The RCEP had been asked to examine the scientific evidence on which DEFRA had based its decision on the risks to people from crop-spraying, following a determined and relentless five year campaign by Georgina Downs of UK Pesticides Campaign, (, the leading campaign highlighting the effects of pesticides on people in rural areas (referred to in the RCEP report as “residents” and “bystanders”).
Ms. Downs was the first to identify serious fundamental flaws in the Government’s “bystander risk assessment,” in early 2001 and started presenting a case to the Government for an overhaul of the regulations and legislation governing agricultural spraying.
This included the presentation of a video featuring people from all over the country reporting cases of cancers, leukaemia, non-Hodgkins lymphoma, neurological problems, including Parkinson’s disease and ME, amongst many other illnesses, in rural communities surrounded by sprayed fields. Despite that fact that Professor Coggon had repeatedly told Ms. Downs that the ACP needed to see the evidence of what was happening in reality to check if the current system was working, the video was only seen in full by a small handful of members and the ACP subsequently dismissed its content. In stark contrast, RCEP members all saw Ms. Downs’ video in full. The RCEP recommended in their report that the ill-health effects reported by residents and bystanders need to be taken more seriously by Government advisors and regulators.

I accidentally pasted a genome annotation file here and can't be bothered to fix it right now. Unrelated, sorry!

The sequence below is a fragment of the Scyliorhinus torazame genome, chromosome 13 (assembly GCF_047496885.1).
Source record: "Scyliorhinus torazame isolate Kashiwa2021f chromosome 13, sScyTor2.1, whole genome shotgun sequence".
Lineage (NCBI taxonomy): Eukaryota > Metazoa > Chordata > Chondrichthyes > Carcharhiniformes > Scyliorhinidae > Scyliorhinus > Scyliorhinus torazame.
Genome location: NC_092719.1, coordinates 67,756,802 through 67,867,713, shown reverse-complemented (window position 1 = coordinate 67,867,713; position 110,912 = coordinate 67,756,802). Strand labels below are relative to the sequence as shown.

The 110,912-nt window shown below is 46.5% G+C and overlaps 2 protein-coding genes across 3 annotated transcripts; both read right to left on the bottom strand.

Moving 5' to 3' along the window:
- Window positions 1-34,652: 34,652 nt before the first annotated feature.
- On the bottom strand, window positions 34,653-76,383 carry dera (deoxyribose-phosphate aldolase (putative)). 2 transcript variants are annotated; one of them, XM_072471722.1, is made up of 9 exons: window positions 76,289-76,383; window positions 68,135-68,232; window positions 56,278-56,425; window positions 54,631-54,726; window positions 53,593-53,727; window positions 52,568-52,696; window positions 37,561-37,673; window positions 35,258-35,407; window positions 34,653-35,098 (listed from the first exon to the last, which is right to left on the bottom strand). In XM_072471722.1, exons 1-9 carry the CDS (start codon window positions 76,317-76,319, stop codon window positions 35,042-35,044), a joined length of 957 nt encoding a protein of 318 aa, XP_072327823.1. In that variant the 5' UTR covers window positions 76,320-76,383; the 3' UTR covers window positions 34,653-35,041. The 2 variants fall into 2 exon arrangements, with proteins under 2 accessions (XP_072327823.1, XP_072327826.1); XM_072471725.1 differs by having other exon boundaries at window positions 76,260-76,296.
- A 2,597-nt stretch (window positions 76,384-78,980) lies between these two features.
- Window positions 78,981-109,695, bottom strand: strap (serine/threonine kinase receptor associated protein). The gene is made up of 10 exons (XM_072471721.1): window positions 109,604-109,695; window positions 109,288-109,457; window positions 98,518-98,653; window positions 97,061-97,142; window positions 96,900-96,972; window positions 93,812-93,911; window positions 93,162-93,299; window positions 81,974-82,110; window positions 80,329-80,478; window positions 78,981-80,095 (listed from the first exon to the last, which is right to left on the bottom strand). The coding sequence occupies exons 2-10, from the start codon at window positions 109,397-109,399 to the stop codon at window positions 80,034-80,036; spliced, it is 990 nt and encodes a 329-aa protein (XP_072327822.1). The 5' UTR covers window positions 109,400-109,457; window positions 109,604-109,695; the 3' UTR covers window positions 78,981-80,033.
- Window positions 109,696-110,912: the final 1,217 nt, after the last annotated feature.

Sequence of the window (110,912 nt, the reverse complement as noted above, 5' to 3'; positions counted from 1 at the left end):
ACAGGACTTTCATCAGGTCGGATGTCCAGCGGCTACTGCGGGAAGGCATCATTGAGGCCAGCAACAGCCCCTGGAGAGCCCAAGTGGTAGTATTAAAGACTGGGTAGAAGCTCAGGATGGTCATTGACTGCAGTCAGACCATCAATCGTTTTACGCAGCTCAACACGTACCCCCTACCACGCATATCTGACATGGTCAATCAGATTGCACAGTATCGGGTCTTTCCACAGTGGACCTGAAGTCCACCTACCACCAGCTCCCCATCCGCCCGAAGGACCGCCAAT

Ms. Downs states, “The ACP continues to maintain that a robust system is in place to protect public health. This is misleading, is not factually correct and demonstrates the ACP’s continued complacency in relation to the impact of pesticides on human health. To continue to maintain that this is merely a social issue and that many residents are just “believing” or “perceiving” that their health has been affected following exposure to pesticides is grossly insulting and disrespectful to all those suffering ill-health whether it be acute or chronic. Many of the conditions that are reported in rural areas including cancer and leukaemia are devastating diseases that are on the increase, especially in children and even though there could be a number of different causes for any chronic illness or disease, all the causes must be identified in an attempt to try and prevent them from occurring.”